I have an analogy to why SOPA can create a chain reaction of negative consequences, and eventually the chain reaction gets so bad that it might break the Internet altogether.  This analogy would be someone found a leak on a boat made out of wood, and this boat found itself in the middle of the vast ocean.  He or she thought it was a good idea just to have someone quickly stomped on the leaky hole for now.  Eventually, such a measure would not help and so more able bodies had to scoop the rising water out of the boat.  Finally, it was obvious to the captain of the boat that one action which supposed to solve the problem was not really the solution, but it had created a chain reaction of negative consequences which led to an eventual, unsolvable problem at the end.  The boat would sink to the bottom of the deep blue ocean.  The ocean was nice, but the passengers on a sinking boat had not such a notion since they were on the way down to their deaths.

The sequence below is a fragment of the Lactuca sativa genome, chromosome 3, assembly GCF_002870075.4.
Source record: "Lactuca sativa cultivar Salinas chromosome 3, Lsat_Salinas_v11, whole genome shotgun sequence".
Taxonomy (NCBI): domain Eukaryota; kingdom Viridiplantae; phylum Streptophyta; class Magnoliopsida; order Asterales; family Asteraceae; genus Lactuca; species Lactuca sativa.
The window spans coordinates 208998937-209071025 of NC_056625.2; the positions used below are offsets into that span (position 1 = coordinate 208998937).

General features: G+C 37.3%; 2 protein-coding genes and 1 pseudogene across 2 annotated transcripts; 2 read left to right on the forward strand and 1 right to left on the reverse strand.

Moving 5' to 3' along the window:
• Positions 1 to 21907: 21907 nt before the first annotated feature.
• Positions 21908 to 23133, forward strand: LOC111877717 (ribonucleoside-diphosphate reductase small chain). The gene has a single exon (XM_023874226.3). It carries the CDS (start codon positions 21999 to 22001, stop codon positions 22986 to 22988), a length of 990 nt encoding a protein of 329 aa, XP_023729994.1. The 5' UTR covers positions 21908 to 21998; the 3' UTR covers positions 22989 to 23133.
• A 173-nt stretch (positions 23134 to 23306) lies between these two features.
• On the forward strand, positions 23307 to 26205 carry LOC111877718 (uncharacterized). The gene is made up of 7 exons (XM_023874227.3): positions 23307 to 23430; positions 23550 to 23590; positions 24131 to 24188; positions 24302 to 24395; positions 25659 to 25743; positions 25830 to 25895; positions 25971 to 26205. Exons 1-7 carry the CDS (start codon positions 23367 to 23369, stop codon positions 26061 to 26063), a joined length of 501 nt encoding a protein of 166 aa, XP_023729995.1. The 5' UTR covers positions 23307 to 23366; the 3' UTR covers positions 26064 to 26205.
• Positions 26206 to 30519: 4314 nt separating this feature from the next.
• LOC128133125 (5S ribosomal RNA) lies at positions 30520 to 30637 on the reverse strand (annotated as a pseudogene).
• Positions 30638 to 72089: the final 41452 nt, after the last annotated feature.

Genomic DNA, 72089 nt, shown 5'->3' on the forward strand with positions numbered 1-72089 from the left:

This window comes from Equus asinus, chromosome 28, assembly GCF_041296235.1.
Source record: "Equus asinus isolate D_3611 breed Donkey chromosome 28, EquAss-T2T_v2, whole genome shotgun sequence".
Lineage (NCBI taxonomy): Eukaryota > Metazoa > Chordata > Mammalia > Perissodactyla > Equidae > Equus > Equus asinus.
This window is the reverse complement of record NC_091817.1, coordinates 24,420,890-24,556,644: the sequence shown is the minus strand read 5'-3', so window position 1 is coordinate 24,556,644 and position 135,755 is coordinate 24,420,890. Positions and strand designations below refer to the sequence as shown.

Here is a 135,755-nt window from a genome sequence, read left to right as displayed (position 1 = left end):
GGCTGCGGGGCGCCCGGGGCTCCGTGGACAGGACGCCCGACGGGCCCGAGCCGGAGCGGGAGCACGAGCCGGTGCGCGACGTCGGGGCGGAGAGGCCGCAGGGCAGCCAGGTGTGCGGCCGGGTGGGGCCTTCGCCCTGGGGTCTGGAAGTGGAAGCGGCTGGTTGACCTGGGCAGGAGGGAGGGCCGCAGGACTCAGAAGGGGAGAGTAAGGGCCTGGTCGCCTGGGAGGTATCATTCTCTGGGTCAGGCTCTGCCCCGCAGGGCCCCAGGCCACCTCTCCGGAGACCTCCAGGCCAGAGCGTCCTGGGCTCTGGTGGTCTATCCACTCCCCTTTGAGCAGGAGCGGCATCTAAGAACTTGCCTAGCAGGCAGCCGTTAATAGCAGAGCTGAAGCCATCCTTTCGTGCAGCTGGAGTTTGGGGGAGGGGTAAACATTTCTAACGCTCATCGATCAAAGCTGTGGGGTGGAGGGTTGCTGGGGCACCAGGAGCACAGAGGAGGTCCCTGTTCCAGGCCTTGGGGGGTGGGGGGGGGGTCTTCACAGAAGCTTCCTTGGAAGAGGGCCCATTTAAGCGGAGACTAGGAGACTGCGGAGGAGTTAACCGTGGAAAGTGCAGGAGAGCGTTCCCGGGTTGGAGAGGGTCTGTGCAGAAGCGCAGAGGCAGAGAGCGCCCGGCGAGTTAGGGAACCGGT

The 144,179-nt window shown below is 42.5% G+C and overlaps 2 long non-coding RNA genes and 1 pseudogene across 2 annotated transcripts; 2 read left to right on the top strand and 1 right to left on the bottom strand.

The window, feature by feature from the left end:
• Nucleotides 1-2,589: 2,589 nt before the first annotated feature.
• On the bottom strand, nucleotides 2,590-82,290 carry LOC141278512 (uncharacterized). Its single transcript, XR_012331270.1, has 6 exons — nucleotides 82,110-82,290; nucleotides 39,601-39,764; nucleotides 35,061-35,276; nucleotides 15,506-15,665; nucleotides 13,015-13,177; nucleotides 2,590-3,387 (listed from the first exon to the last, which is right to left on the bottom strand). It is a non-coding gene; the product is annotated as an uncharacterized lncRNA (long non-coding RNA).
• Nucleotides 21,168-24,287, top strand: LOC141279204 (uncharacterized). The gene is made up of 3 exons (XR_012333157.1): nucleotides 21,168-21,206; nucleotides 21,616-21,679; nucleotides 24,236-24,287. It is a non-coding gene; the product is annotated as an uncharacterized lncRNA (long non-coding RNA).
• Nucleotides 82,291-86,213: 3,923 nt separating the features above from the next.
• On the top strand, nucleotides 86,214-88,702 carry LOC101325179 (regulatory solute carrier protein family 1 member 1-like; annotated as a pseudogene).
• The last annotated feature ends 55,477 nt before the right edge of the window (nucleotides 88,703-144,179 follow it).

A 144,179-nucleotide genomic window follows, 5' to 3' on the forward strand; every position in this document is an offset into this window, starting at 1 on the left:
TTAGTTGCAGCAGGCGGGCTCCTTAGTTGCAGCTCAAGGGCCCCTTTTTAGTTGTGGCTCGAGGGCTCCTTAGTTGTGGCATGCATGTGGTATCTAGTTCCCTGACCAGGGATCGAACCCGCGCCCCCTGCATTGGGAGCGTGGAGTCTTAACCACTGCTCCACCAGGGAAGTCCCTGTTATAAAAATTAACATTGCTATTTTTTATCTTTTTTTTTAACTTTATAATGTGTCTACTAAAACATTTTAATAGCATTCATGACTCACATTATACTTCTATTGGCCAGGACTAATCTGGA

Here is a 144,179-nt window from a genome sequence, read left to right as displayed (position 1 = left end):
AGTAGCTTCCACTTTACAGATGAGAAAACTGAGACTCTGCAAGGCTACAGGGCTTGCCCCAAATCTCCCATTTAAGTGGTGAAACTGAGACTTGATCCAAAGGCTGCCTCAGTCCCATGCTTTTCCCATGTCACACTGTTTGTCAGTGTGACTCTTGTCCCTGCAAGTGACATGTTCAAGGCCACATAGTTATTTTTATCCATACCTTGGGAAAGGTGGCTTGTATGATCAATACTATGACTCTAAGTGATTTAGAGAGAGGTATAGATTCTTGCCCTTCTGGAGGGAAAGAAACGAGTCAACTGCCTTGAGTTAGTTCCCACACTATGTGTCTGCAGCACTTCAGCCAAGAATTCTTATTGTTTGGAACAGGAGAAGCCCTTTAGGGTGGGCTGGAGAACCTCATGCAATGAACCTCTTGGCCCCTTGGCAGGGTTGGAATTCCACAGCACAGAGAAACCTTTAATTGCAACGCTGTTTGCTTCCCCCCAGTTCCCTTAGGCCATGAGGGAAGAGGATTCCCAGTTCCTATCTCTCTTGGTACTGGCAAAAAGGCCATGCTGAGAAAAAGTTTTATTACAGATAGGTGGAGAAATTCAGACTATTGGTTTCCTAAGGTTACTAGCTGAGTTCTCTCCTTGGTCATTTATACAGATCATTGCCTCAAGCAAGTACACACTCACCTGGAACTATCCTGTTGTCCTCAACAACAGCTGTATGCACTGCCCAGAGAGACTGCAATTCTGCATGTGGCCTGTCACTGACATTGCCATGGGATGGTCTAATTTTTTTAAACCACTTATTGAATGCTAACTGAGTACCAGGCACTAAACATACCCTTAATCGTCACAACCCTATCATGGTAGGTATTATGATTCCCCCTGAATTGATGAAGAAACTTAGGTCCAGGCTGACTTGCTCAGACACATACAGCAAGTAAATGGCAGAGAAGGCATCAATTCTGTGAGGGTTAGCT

Without enough voices that would speak out against something as SOPA, I think the Internet might not be able to thrive for the small people.  Remember this, the small people are the majority of the Internet users.  Understandably, no matter how noble the purposes that justify the naive existence of a thriving Internet, the Internet will always be a commodity.  Then again, who to say the Internet should only be a commodity but not some other meaningful means that could be really useful and convenient for the small people (i.e., the majority users of the Internet).  After all, without these small people who have been eagerly found themselves to be attracted to the Internet as bees to honey, there won’t be much of the Internet anyway.  Without the worker bees, there won’t be much of a beehive anyway, and the queen bee would not be able to matter much since the population of the bees is basically about to be wiped.  I think a smaller, less interesting, heavy regulated, and insensitive toward small people Internet might not be a hot commodity in the end.